6

I tried adding this line in /etc/mysql/mysql.conf.d/mysqld.cnf (Ubuntu)

innodb_strict_mode = 1

This is within the [mysqld] section, where I have seen this line in other examples. I know this config file is being read at startup because I get errors if I type in nonsense.

Nevertheless, SHOW VARIABLES lists this variable as OFF and apparently I can insert rows without specifying my non-default fields.

Why isn't this variable being set?

I have tried =on instead of =1, no difference. The config is otherwise unmodified from the installation default, AFAIK, full text here.

1 Answer 1

9

You can set this SESSION variable from the command line:

mysql> show variables like '%strict%';
+--------------------+-------+
| Variable_name      | Value |
+--------------------+-------+
| innodb_strict_mode | OFF   |
+--------------------+-------+
1 row in set (0.01 sec)

Then, you do this:

mysql> set innodb_strict_mode = ON;
Query OK, 0 rows affected (0.00 sec)

Then, to check:

mysql> show variables like '%strict%';
+--------------------+-------+
| Variable_name      | Value |
+--------------------+-------+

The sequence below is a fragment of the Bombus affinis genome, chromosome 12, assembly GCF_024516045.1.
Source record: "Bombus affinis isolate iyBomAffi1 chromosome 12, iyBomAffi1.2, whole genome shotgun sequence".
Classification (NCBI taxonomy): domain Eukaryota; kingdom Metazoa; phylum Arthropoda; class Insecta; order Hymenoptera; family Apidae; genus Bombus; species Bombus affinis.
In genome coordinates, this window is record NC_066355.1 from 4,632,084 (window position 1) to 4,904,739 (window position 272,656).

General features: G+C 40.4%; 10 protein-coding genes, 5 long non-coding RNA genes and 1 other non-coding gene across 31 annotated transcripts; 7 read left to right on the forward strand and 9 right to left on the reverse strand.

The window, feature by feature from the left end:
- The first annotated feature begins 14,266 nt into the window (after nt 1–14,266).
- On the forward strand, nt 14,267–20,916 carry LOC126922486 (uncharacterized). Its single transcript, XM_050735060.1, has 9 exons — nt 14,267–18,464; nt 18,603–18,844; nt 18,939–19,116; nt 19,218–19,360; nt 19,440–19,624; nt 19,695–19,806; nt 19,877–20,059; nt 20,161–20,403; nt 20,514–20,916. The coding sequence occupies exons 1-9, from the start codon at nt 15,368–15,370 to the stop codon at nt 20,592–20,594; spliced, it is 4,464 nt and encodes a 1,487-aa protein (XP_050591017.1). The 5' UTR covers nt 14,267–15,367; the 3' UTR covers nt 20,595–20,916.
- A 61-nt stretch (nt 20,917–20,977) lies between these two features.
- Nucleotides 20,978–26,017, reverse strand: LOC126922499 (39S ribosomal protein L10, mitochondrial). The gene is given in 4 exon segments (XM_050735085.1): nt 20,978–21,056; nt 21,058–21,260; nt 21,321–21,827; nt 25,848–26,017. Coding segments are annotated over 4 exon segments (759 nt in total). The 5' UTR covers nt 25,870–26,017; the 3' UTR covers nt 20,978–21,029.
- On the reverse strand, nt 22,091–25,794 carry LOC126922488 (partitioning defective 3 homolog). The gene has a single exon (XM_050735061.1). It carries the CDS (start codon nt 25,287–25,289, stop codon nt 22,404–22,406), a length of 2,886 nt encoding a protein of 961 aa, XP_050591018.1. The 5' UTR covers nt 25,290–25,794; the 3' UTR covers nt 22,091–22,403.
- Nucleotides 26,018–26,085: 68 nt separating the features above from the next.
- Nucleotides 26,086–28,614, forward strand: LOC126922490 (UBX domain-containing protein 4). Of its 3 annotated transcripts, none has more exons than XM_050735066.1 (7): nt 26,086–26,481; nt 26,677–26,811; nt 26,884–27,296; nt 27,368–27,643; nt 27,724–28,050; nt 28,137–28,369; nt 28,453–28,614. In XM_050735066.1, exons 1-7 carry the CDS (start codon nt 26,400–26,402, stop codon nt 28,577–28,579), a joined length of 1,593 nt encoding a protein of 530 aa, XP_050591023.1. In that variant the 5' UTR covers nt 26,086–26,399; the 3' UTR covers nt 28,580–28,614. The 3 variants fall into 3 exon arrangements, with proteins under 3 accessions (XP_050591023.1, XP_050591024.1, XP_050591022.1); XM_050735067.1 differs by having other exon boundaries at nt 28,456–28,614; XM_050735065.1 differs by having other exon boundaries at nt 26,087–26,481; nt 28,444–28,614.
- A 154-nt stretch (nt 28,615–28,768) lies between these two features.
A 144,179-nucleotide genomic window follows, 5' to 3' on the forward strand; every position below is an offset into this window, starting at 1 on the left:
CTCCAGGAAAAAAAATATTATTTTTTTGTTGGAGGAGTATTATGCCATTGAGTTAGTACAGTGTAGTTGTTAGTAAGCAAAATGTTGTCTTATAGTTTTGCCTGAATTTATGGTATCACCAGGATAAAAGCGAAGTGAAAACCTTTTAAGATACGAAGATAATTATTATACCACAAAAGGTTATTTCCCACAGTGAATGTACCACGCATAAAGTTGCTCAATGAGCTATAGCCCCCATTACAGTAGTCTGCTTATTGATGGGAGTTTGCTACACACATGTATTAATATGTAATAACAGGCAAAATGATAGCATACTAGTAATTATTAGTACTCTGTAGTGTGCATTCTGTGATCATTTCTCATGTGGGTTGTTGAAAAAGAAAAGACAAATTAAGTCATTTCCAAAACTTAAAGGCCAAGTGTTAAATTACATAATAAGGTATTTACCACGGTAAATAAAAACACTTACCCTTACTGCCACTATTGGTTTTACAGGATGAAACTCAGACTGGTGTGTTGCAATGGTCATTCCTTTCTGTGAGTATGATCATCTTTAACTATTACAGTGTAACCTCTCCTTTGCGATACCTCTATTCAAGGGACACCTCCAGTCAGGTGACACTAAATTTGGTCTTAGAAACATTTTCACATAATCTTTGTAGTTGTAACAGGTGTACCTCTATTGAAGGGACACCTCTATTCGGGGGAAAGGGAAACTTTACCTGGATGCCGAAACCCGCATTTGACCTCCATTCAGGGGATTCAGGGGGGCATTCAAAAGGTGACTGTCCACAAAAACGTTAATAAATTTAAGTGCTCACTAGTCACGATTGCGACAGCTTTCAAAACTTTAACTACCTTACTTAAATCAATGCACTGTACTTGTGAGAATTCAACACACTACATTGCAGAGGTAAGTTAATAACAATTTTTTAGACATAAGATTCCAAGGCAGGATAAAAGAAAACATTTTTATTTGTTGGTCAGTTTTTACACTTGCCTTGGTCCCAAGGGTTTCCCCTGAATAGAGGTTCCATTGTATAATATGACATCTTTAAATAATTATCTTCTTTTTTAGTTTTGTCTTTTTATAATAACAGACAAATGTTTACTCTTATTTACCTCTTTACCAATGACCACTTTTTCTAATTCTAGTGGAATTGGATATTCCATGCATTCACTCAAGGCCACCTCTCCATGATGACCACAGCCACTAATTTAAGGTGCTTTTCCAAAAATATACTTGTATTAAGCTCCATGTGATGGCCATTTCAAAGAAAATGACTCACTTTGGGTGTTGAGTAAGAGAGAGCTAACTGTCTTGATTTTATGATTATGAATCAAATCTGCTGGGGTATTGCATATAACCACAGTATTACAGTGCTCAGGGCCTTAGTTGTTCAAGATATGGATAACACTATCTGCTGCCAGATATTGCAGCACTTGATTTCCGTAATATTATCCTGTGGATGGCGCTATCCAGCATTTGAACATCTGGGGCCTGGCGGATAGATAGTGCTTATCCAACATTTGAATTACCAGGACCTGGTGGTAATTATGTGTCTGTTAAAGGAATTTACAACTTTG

| innodb_strict_mode | ON    |
+--------------------+-------+

Then, on exiting and reconnecting, and rechecking the variable, it is again OFF - the default. Use SET GLOBAL innodb_strict_mode = ON if you don't want it to reset after logging off. But, setting it in the client will not make the change stick after a reboot of the server.

Edit my.cnf - I've never seen or touched mysqld.cnf.

Put the line(s) below in the [mysqld] section of my.cnf.

sql_mode    = "STRICT_TRANS_TABLES,NO_ENGINE_SUBSTITUTION,ONLY_FULL_GROUP_BY"
innodb_strict_mode = ON

(I recommend the sql_mode line also - otherwise, for example, certain GROUP BY queries will return (ahem...) anomalous results).

Bounce the server - and relog in.

mysql> show variables like '%strict%';
+--------------------+-------+
| Variable_name      | Value |
+--------------------+-------+
| innodb_strict_mode | ON    |
+--------------------+-------+
1 row in set (0.01 sec)

It's all in the documentation here.

You can turn innodb_strict_mode ON or OFF on the command line when you start mysqld, or in the configuration file my.cnf or my.ini. You can also enable or disable innodb_strict_mode at runtime with the statement SET [GLOBAL|SESSION] innodb_strict_mode=mode, where mode is either ON or OFF. Changing the GLOBAL setting requires the SUPER privilege and affects the operation of all clients that subsequently connect. Any client can change the SESSION setting for innodb_strict_mode, and the setting affects only that client.

Maybe you don't have the SUPER privilege? Log in and run SHOW GRANTS to find out.

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